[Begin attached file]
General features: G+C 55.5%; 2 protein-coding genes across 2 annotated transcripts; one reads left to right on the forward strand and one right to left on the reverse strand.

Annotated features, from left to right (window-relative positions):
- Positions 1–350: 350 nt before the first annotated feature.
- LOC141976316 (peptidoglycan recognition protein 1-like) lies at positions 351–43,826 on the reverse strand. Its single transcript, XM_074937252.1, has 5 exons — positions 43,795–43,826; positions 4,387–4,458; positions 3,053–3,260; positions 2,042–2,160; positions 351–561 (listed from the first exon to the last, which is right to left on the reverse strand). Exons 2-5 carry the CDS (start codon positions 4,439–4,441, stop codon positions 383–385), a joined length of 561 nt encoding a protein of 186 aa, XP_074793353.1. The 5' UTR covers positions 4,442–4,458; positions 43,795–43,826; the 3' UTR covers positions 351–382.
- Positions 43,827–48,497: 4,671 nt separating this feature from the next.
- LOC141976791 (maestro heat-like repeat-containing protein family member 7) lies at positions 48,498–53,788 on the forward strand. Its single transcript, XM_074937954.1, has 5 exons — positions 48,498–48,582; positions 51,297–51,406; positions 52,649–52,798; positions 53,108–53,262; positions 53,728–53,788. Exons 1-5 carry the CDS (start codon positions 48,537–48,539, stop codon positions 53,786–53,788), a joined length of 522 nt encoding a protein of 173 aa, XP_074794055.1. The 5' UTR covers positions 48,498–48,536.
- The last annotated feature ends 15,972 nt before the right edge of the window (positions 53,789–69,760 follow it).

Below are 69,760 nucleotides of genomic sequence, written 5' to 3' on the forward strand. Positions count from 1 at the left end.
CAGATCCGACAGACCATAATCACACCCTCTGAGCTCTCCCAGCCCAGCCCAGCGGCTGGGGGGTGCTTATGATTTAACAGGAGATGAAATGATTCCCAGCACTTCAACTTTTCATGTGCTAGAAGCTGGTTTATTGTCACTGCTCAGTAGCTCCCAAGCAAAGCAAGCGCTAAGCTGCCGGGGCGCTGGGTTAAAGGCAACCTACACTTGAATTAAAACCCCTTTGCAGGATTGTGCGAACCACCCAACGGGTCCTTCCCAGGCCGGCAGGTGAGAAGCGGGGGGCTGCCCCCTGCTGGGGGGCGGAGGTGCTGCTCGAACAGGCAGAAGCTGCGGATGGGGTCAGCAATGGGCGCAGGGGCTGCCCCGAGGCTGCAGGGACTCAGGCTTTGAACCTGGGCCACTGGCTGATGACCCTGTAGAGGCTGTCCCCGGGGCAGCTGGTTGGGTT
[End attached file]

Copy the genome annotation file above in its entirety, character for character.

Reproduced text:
General features: G+C 55.5%; 2 protein-coding genes across 2 annotated transcripts; one reads left to right on the forward strand and one right to left on the reverse strand.

Annotated features, from left to right (window-relative positions):
- Positions 1–350: 350 nt before the first annotated feature.
- LOC141976316 (peptidoglycan recognition protein 1-like) lies at positions 351–43,826 on the reverse strand. Its single transcript, XM_074937252.1, has 5 exons — positions 43,795–43,826; positions 4,387–4,458; positions 3,053–3,260; positions 2,042–2,160; positions 351–561 (listed from the first exon to the last, which is right to left on the reverse strand). Exons 2-5 carry the CDS (start codon positions 4,439–4,441, stop codon positions 383–385), a joined length of 561 nt encoding a protein of 186 aa, XP_074793353.1. The 5' UTR covers positions 4,442–4,458; positions 43,795–43,826; the 3' UTR covers positions 351–382.
- Positions 43,827–48,497: 4,671 nt separating this feature from the next.
- LOC141976791 (maestro heat-like repeat-containing protein family member 7) lies at positions 48,498–53,788 on the forward strand. Its single transcript, XM_074937954.1, has 5 exons — positions 48,498–48,582; positions 51,297–51,406; positions 52,649–52,798; positions 53,108–53,262; positions 53,728–53,788. Exons 1-5 carry the CDS (start codon positions 48,537–48,539, stop codon positions 53,786–53,788), a joined length of 522 nt encoding a protein of 173 aa, XP_074794055.1. The 5' UTR covers positions 48,498–48,536.
- The last annotated feature ends 15,972 nt before the right edge of the window (positions 53,789–69,760 follow it).

Below are 69,760 nucleotides of genomic sequence, written 5' to 3' on the forward strand. Positions count from 1 at the left end.
CAGATCCGACAGACCATAATCACACCCTCTGAGCTCTCCCAGCCCAGCCCAGCGGCTGGGGGGTGCTTATGATTTAACAGGAGATGAAATGATTCCCAGCACTTCAACTTTTCATGTGCTAGAAGCTGGTTTATTGTCACTGCTCAGTAGCTCCCAAGCAAAGCAAGCGCTAAGCTGCCGGGGCGCTGGGTTAAAGGCAACCTACACTTGAATTAAAACCCCTTTGCAGGATTGTGCGAACCACCCAACGGGTCCTTCCCAGGCCGGCAGGTGAGAAGCGGGGGGCTGCCCCCTGCTGGGGGGCGGAGGTGCTGCTCGAACAGGCAGAAGCTGCGGATGGGGTCAGCAATGGGCGCAGGGGCTGCCCCGAGGCTGCAGGGACTCAGGCTTTGAACCTGGGCCACTGGCTGATGACCCTGTAGAGGCTGTCCCCGGGGCAGCTGGTTGGGTT